In summer 1984, a very narrow storm, probably a tornado, lurched through our rural neighborhood, including our yard. A tall hackberry tree at the edge of the woodlot toppled and pulled up a root plate of soil about 8 feet high by 12 feet wide by 2 feet thick.
Minutes into the steep climb, it’s clear I’ve become soft over the winter. Shouldering 4 gallons of water in my backpack pump, a drip torch in one hand, and the other a three gallon water jug, I heed the protest of my body and slow my pace.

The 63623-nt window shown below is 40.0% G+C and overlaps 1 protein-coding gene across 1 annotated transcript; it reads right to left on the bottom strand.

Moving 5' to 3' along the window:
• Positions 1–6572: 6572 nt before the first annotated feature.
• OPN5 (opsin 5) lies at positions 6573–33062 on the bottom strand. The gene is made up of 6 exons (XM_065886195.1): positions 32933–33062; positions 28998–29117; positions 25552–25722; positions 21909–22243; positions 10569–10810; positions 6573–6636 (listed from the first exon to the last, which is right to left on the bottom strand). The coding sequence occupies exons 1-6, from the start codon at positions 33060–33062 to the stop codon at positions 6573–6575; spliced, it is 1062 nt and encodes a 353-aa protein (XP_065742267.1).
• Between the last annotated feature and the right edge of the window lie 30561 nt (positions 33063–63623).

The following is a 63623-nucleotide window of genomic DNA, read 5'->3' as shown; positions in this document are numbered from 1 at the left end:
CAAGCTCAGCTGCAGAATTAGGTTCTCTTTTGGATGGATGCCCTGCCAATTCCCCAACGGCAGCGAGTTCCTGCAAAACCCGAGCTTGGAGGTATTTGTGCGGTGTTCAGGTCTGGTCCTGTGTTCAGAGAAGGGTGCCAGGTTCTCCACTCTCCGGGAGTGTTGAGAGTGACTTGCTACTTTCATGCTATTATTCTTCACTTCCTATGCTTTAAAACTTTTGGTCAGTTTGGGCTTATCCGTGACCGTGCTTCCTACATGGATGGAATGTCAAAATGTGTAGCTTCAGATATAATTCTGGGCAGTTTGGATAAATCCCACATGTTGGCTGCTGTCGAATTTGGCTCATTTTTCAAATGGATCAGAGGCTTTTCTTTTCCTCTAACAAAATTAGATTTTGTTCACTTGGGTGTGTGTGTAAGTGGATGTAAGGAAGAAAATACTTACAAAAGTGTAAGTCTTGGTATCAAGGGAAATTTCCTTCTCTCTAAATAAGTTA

While any tree planting will sequester some carbon by taking carbon dioxide out of the atmosphere, the volume of growth of little trees is so small that it doesn’t accomplish much in its early years.
What a treat seen frolicking around the wooded area east of the Birds in Flight sculpture…meet the tufted titmouse (Baeolophus bicolor), the chickadee’s charming cousin! These little ones are birds of the woodlands (and suburbs with mature trees), where they nest in cavities abandoned by woodpeckers.